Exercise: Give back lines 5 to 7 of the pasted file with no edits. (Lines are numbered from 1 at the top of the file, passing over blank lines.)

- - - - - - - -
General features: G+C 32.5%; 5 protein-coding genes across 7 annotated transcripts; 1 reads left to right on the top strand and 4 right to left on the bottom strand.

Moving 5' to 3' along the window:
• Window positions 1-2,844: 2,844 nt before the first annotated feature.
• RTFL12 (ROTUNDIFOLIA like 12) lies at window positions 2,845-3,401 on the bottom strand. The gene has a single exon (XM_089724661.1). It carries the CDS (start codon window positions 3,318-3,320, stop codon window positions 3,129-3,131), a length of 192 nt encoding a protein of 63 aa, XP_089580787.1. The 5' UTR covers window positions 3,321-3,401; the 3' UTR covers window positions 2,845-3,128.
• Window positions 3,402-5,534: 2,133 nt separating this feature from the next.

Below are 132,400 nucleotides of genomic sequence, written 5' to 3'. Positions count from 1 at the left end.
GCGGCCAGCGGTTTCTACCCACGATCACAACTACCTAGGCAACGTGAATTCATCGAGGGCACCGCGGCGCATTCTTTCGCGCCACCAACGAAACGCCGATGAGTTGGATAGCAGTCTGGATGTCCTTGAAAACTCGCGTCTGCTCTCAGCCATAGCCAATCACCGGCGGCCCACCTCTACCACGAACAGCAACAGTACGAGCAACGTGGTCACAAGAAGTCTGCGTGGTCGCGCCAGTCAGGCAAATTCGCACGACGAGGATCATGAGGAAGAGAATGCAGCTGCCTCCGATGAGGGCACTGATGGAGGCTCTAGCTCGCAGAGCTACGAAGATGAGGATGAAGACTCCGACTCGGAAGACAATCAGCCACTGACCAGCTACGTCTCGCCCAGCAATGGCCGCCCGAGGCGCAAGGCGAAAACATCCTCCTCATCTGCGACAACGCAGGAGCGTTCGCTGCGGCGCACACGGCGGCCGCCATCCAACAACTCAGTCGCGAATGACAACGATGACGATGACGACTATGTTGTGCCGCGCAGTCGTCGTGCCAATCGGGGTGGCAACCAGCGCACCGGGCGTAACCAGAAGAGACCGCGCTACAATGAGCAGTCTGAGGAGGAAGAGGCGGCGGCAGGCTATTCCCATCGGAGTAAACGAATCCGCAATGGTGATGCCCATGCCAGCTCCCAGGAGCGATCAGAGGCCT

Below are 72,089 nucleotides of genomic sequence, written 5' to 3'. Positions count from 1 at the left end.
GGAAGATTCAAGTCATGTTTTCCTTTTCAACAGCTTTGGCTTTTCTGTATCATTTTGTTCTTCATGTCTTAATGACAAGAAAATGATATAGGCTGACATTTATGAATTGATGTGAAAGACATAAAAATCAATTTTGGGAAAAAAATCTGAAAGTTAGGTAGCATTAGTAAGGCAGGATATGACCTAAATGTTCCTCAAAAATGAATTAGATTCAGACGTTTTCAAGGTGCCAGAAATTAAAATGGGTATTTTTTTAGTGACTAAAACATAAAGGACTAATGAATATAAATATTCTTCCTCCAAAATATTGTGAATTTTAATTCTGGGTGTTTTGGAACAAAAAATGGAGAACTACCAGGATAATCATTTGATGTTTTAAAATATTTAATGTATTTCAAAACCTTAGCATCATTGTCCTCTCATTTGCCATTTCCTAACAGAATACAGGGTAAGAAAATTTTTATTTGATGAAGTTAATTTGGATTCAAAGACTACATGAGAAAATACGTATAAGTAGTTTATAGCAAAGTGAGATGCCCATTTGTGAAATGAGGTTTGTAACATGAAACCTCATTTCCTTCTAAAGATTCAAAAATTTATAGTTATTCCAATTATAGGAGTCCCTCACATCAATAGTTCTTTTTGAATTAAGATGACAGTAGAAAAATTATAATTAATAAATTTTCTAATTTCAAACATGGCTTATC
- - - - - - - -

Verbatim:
• Window positions 3,402-5,534: 2,133 nt separating this feature from the next.

Below are 132,400 nucleotides of genomic sequence, written 5' to 3'. Positions count from 1 at the left end.
GCGGCCAGCGGTTTCTACCCACGATCACAACTACCTAGGCAACGTGAATTCATCGAGGGCACCGCGGCGCATTCTTTCGCGCCACCAACGAAACGCCGATGAGTTGGATAGCAGTCTGGATGTCCTTGAAAACTCGCGTCTGCTCTCAGCCATAGCCAATCACCGGCGGCCCACCTCTACCACGAACAGCAACAGTACGAGCAACGTGGTCACAAGAAGTCTGCGTGGTCGCGCCAGTCAGGCAAATTCGCACGACGAGGATCATGAGGAAGAGAATGCAGCTGCCTCCGATGAGGGCACTGATGGAGGCTCTAGCTCGCAGAGCTACGAAGATGAGGATGAAGACTCCGACTCGGAAGACAATCAGCCACTGACCAGCTACGTCTCGCCCAGCAATGGCCGCCCGAGGCGCAAGGCGAAAACATCCTCCTCATCTGCGACAACGCAGGAGCGTTCGCTGCGGCGCACACGGCGGCCGCCATCCAACAACTCAGTCGCGAATGACAACGATGACGATGACGACTATGTTGTGCCGCGCAGTCGTCGTGCCAATCGGGGTGGCAACCAGCGCACCGGGCGTAACCAGAAGAGACCGCGCTACAATGAGCAGTCTGAGGAGGAAGAGGCGGCGGCAGGCTATTCCCATCGGAGTAAACGAATCCGCAATGGTGATGCCCATGCCAGCTCCCAGGAGCGATCAGAGGCCT